By TIM BARTO
It’s mid-October and I should be watching postseason baseball, and I would be if Major League Baseball had not aligned itself with protesters and All-Star Game boycotts, and ruined my 50-year obsession.
But I still have wonderful memories of the early 1970s, a time just before I discovered girls, when innocence ruled my life and baseball was about base hits, batting averages, and double plays. In those days, many big league ballplayers still worked odd jobs during the Winter months, and baseball cards were ten cents a pack and came with a stick of pink bubble gum that was full of sugar and so hard it sometimes cracked our sugar-laden teeth when we bit into it.
At 10 years old in 1972, I — as a good, red-blooded American boy — followed baseball religiously. Only two years prior, my big brother, Rick, taught me how to read box scores and The Standings, and I was astonished to learn that big league ballplayers actually got paid real money to play the game.
The September 1970 edition of Sport magazine had Johnny Bench on the cover, asking if he would be baseball’s first $200,000 player. For perspective: the minimum Major League salary in 2021 is $570,000, and the average salary is over $4 million.
But enough about the money part of the game. It’s the romance of it all that takes me back – back to Oct. 18, 1972.
My Ol’ Man had an accounts receivables business in San Jose, California, the heart of what is now Silicon Valley. As a business investment, he purchased two World Series tickets for each of the three home games in Oakland, as the A’s – that “other team” across the bay from San Francisco – had won the American League championship. The tickets were in the third deck, but they were smack dab behind home plate, and they made pretty nice perks for his business clients.
My Dad was going to take my brother Rick to Game Three, the first game in Oakland after the first two games were played in the National League city . . . which happened to be Cincinnati.
Yep, my beloved Reds won the National League championship that year behind the leadership of Johnny Bench, who’d won his second MVP award in two years. There are few things in the world I would have gladly given to attend that game, including various limbs, organs, and appendages.
But I was only 10. Rick was 17 and a senior in high school. The tickets for the other two games would be used for business clients. I would have to be content with telling my friends that my Dad and brother went to the World Series. All in all, pretty good bragging rights, but it wasn’t an invitation to the big dance.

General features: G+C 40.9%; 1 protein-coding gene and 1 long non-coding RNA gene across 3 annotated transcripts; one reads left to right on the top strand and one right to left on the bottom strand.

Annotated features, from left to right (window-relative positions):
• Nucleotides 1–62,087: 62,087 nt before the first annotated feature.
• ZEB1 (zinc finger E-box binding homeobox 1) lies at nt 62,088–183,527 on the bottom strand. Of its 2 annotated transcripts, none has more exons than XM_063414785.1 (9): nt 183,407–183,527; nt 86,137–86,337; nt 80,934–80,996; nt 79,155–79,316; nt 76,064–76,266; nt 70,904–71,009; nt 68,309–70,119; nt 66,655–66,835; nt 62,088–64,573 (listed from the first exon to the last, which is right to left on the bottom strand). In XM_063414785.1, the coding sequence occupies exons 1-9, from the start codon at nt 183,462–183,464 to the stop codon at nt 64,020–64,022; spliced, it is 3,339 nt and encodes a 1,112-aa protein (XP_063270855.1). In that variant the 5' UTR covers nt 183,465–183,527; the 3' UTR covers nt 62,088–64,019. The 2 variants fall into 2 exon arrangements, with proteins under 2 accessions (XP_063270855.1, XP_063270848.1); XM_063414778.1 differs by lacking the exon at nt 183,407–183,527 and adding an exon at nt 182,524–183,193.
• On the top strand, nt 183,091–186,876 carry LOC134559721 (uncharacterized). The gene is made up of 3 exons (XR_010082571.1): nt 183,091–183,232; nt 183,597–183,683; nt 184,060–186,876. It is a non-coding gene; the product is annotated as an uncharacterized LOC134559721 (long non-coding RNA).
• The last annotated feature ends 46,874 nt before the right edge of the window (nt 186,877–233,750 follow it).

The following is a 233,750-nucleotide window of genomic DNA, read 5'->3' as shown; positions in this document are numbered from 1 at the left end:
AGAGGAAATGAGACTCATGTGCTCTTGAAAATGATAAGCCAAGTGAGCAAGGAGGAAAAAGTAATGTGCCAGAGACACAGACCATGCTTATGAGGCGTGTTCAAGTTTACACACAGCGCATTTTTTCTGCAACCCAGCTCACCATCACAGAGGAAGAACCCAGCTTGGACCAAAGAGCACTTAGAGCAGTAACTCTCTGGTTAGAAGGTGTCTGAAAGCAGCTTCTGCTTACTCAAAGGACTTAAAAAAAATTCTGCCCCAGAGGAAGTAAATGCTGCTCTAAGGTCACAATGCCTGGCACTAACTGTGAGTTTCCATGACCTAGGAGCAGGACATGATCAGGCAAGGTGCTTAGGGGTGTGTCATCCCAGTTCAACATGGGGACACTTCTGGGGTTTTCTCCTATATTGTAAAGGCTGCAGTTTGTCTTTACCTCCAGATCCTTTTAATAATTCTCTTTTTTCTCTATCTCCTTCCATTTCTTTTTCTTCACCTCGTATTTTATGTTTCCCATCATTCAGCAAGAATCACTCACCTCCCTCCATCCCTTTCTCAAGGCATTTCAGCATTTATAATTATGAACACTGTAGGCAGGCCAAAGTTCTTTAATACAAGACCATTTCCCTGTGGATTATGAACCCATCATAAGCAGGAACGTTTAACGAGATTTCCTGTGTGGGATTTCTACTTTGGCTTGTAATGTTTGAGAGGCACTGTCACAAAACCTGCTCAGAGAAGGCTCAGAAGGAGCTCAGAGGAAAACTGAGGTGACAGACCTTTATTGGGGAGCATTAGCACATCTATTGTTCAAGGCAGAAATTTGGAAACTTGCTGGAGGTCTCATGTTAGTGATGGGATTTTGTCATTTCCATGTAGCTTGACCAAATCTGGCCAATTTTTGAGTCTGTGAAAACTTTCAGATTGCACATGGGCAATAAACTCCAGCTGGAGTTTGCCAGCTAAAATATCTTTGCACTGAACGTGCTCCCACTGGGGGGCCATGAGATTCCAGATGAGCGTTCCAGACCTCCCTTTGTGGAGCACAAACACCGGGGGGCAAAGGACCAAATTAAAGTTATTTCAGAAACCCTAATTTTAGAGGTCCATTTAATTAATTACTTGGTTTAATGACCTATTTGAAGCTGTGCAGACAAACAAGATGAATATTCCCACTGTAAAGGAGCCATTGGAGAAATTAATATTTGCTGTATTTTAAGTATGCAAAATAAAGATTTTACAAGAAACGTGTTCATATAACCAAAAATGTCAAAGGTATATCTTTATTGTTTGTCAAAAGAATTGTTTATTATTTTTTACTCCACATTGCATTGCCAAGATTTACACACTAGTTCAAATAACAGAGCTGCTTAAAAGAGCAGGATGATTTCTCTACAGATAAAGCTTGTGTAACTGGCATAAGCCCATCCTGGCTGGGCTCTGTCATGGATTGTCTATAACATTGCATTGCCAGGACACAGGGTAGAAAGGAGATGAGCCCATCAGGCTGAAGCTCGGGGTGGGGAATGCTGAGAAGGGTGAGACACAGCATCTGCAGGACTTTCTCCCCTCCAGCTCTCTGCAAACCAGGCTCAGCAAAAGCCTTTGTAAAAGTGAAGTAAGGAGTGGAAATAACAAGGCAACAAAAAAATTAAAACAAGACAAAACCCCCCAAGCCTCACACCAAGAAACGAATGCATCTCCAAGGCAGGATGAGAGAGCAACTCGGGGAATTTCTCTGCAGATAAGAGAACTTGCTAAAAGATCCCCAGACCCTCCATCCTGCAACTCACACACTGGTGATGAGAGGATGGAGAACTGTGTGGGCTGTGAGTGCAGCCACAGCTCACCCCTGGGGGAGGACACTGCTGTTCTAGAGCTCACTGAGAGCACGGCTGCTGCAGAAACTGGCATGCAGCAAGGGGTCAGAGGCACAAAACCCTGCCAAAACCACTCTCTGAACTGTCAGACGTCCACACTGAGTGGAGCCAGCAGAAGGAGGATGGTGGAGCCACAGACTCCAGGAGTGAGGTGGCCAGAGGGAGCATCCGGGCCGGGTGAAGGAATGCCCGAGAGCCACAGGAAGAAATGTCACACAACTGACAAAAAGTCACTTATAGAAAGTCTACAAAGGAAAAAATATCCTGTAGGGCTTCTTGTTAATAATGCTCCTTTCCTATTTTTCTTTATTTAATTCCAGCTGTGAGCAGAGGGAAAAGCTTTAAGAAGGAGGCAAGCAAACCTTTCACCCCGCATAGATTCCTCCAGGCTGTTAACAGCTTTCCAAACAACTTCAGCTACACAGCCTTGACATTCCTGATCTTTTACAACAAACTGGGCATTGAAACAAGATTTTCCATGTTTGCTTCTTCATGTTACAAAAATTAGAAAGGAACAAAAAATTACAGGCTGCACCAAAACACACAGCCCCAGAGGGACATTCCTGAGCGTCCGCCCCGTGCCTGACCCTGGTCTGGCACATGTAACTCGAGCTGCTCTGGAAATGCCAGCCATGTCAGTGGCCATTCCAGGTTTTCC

On Oct. 17, Rick and Dad drove up to Oakland to watch Game Three in person, and I would scan the TV screen to see if I could spot them in the crowd. Unfortunately, it rained that day, rained so hard that the game was postponed. Rick and Dad would have to drive back up to Oakland the next night to see the re-scheduled game.
There I was, sitting in my fifth grade classroom on Oct. 18 when my teacher received a message that I was to go to the office. My face flushed and my innards turned to ice as I scanned my memory banks for something I’d done that would get me sent to the office. Having been pretty well behaved of late, I was unable to come up with anything, so I was fully prepared to mount a defense of false incrimination against whatever crime I was being accused of.
As I walked into the office, I saw my Dad standing there. Oh, no, they called in the Ol’ Man. This was serious.
Sensing my dread, the school secretary smiled at me as my Dad was saying goodbye to the Principal. What was going on? A sense of confusion overcame my sense of dread.
Dad turned towards me. “How would you like to go to the World Series, Tim?” he asked.
My mouth opened but I had trouble finding my voice. Was that a serious question? “Really? Where’s Rick?” I finally managed to ask.
“He has a varsity basketball game tonight, so he can’t go the game,” Dad said with a smile. He had my tattered PROPERTY OF CINCINNATI REDS T-shirt, my red satin jacket with the white C on the chest, and my plastic Reds batting helmet with him. This was real. “Come one, we gotta’ get going. Game starts at five and traffic will be horrible.”
As we left the office, the always stoic secretary smiled for a second time in two minutes, the first such smiles any student at John Muir Elementary School had ever witnessed.
I was going to the World Series. With my Dad. To see my favorite team.
Inside the car, my Dad handed me a ticket, an actual World Series ticket: Section 318, Row 7, Seat 10. Price? Ten bucks. I taped it to my wall when I got home, and I have it to this day.
Game Three is best known for MVP Bench taking a called third strike after the A’s catcher initially called for a pitchout, but what I remembered most was watching Tony Perez rounding third with what would be the only run of the game, and slipping on the rain-soaked grass.
He got up and made it home, but that scenario a recurrent nightmare for many of us who follow the game: falling down while headed towards home and struggling to get up and make it to the plate. But Tony did make it home and the Reds won, salvaging the Series after losing the first two games in Cincy.
Dad is 93 years old now and his mind is wandering. Two months ago I visited him and Mom in California. Memories come and go with him, and he often asks what day it is or how it’s going in the Marines (I honorably discharged in 1990), but when I mentioned baseball and going to the World Series with him, he perked up, smiled, nodded, and remembered.
And that, my friends, is part of the reason that baseball is so dear to me. It’s full of great memories and bonding, and no matter what MLB does I will always have that part of the game.
Tim Barto is Vice President of Alaska Policy Forum, President of the Chugiak-Eagle River Chinooks Boosters, and late at night often recalls the greatest day of a ten-year-old boy’s life.